So Bob I got an 8in Dob. Just arrived today! Thanks for all the inspiration on here.

  2. Hi , what was up with the moon last night ? Im a night dweller I left my home from @ 1:50 a.m and the moon was on top and it was white and small on my way back it was really low ,huge and had like an orange color this was around 3:20am im in the los angeles,ca area. it was interesting to me can you explain ty :)

    • SpaceLover,
      What you saw often happens when the moon is near rising or setting. The moon is orange because the thicker, dustier air near the horizon filters out the cooler colors like blue and green from moonlight leaving it orange or even red. The same happens the sun when it’s near rising or setting. As for the size – that’s an illusion caused by how we perceive distant objects when they’re near the horizon. To find out more, click on the moon illusion link in the paragraph at the end of today’s blog at http://www.astrobob.areavoices.com

  3. Hey Bob, great article! Off topic but I was hoping you will keep us up to date with your thoughts on all the latest happenings with Voyager 1 as it heads towards the heliopause and closer to interstellar space. What an amazing journey!

  4. Bob, I always think the moon looks bigger on rising than it does at the zenith, but I was asking you if you thought it looked CLOSER rather than bigger. To me, when it’s low on the horizon, it looks much nearer, as it appears to be ‘at the end of the road’, within reach, so to speak. The overhead sky appears to be farther away than the sky at the horizon, so the moon when located there, also appears to me to be farther away.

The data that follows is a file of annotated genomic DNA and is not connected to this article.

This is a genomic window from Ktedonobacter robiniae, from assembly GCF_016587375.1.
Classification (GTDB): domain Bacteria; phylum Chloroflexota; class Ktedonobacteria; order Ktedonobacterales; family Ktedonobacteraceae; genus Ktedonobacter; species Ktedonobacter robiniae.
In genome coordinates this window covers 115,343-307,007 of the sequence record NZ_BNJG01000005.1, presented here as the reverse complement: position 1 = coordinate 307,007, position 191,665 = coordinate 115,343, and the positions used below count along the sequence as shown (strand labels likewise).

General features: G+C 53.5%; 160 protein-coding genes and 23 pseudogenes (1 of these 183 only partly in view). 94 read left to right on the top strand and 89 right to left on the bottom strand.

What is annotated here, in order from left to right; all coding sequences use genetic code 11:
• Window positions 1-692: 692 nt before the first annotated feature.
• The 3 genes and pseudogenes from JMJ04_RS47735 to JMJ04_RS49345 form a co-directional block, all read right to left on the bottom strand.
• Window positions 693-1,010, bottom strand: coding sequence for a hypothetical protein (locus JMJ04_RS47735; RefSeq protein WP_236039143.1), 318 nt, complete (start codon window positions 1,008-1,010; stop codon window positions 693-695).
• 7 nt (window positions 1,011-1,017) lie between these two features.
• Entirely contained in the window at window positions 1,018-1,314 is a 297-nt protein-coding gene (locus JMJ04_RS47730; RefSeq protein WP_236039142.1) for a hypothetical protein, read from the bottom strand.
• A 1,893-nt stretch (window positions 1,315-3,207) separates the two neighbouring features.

• Carol,
      OK – well, let’s see. I equated closer and bigger. It doesn’t really look closer to me at the horizon unless again it’s in a setting with trees and homes. I distinctly recall a few times seeing the waning gibbous moon rising and setting and it appearing very distant to me those nights.

      • Well, equating ‘closer’ and ‘bigger’ is one of the problems with the standard explanation of the moon illusion. Traditionally, the explanation went that because of the Ponzo effect, the horizon moon looked much bigger because the brain was compensating for it being was ‘farther’ away than the zenith moon. I’ve never liked that explanation, and have always thought the opposite – that the horizon moon, because it seems bigger, looks ‘nearer’ not further away. Something like 90% of people also see it that way! It seems that newer explanations are taking that figure into consideration and giving less emphasis to the Ponzo effect.

        • Carol,
          I totally agree with you that a ‘bigger moon’ looks ‘closer’ but would argue that perception of the ‘large’ moon also depends – at least for me – on whether it’s seen in the wide open horizon vs. a more cluttered one.

    • Hi Les,
      Doing good. I’m happy that NASA extended the Mercury MESSENGER mission for an additional year into 2013. The more data and photos the better! I’m also intrigued that we’ve found the planet was once more volcanically active and that sulfur-containing minerals are found in its crust, making it a different world than the moon despite similarities in external appearance.